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SXSW

Dove and Comedy Central's Emoji Data Show Why Brands Are Now All About Messaging Apps

They're millennial marketing gold

Gen Y consumers increasingly view emojis as communication tools. Photo: Dimitri Otis/Getty Images

More than 500 people packed into a Hilton conference room Friday at SXSW in Austin, Texas, to get insight into brands' success with emojis. 

Robert Candelino, marketing vp for Unilever, quickly threw cold water on their hopes of finding easy answers in one of marketing's hottest topics. "Anyone who claims to have the silver bullet or secret recipe [for emojis] is patently delusional because we are all figuring it out," he said. 

But truly, Candelino was trying to balance out an otherwise enthusiastic discussion led by Snaps CEO Christian Brucculeri, who told Adweek going into the conference, "I think we can become a $100 million business."

Brucculeri may sound blustery to some, but consider the fact that he's landed dozens of clients since launching just 14 months ago including Unilever's Dove brand, Burger King, Pepsi and Comedy Central. And there are data-based case studies to back up his confidence.

For instance, Candelino spoke about how Dove created interactive content for Snaps' emoji keyboard, which lets brands message in colorful ways across apps like Kik, WeChat, Tango, Kanvas, Path, Viber and Fleksy. His Dove marketing staffers created an effort targeting curly-haired millennial women after a study found that one-third of such females don't like to flaunt the fact that they have kinky locks.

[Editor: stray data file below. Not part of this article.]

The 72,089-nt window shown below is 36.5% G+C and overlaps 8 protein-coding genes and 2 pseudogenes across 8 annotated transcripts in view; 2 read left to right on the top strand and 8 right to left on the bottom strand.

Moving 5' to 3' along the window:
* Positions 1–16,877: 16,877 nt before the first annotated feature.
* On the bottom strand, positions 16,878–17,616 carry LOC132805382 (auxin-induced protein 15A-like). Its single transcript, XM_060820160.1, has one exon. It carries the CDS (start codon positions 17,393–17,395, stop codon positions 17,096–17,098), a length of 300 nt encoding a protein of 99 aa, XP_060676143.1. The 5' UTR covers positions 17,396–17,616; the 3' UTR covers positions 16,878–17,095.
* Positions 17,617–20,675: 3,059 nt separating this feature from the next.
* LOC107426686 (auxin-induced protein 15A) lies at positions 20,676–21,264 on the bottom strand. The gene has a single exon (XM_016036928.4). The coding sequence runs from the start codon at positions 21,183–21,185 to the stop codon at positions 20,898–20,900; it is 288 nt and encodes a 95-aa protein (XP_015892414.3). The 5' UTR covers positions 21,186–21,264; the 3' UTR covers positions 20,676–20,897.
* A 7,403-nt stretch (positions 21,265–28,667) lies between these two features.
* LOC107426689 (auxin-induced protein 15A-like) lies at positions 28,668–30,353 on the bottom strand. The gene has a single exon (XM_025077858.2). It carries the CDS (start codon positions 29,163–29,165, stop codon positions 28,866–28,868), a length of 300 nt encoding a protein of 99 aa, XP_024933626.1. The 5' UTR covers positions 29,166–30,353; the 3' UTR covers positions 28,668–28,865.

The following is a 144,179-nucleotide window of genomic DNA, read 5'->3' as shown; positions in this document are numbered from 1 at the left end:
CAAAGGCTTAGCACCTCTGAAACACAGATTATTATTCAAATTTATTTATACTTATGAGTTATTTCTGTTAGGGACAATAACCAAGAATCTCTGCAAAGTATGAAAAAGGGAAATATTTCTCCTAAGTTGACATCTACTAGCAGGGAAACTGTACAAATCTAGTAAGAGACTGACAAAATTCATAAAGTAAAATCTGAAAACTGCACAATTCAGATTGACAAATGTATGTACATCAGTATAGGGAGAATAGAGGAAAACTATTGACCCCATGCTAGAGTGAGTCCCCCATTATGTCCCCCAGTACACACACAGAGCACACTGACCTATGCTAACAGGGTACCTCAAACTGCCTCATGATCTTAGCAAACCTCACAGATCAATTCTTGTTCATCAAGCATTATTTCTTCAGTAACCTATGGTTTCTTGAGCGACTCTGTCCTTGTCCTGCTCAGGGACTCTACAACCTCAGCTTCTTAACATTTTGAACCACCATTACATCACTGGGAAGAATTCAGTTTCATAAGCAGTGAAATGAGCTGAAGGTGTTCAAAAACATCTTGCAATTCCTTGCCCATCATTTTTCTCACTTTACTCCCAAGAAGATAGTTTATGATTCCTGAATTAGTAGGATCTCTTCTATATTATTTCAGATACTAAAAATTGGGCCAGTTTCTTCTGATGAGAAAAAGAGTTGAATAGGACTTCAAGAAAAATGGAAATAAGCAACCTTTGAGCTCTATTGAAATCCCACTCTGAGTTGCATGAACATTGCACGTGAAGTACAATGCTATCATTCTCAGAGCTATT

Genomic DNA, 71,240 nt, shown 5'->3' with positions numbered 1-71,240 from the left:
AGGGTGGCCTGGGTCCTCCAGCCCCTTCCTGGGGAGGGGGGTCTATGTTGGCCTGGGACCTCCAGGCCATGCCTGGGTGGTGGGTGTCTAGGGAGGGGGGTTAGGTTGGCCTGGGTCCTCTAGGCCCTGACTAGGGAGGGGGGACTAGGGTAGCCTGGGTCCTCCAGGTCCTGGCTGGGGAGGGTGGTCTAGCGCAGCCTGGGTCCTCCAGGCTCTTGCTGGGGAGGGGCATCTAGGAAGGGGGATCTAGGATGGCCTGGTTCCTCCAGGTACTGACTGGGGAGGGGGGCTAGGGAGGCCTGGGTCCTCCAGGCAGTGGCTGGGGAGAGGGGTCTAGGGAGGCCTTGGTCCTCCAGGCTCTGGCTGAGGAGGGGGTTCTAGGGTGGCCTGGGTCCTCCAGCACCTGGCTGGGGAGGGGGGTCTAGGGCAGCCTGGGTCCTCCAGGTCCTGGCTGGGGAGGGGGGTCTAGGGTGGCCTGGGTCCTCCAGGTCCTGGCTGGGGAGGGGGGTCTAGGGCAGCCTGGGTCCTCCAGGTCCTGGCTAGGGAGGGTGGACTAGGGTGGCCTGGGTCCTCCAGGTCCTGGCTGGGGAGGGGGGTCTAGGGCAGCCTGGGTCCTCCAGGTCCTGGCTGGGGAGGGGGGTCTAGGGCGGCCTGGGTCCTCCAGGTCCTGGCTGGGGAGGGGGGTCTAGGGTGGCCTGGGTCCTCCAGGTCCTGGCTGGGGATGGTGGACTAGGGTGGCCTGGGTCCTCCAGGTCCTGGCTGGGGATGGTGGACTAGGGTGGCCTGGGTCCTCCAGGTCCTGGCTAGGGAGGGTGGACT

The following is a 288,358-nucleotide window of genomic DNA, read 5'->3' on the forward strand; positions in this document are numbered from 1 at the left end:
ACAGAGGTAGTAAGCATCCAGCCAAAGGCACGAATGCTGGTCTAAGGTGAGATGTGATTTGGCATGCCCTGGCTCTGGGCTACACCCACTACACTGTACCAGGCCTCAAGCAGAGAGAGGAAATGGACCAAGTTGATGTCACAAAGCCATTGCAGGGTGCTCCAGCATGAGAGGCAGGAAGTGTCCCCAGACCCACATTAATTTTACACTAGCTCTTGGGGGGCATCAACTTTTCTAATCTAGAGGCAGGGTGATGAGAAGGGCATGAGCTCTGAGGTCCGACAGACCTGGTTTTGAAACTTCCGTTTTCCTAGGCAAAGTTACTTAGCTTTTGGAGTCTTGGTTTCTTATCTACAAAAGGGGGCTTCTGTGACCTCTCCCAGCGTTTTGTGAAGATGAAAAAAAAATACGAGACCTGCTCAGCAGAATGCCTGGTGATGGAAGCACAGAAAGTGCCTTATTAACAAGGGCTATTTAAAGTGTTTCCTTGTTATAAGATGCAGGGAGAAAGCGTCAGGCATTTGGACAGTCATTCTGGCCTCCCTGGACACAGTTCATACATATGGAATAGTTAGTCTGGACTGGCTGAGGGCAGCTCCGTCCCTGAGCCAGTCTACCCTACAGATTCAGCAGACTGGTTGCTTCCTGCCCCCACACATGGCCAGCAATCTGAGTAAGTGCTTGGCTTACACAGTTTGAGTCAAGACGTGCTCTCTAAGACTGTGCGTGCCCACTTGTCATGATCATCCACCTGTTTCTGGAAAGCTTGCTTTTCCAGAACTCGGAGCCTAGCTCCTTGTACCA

Dove started offering the Love Your Curls keyboard on Kik, Tango and Fleksy and drew 928,000 users, per Snaps. Each woman shared an average of 5.6 pieces of content, too, the tech vendor said. 

Comedy Central, meanwhile, is using Snaps to push Broad City, its hit comedy series starring Gen Y comics Ilana Glazer and Abbi Jacobson. The cable channel saw huge success with emojis last year when it was pushing the show's second season after Season 1 attracted millennial "superfans" but not a huge audience, said Lesley Robin, director of social media for Comedy Central. 

In a seven-week period, her team saw 3.5 million emojis sent which helped boost the show's audience.

The emojis that worked particularly well "were in line with messaging that fans were already sending to their friends," Robin said. "We were able to allow superfans to send messages and market the show. Through those messages, they were able to expand our fan base."

More generally, she said, Comedy Central has undergone "a huge shift in terms of content created for the social space" in recent years.

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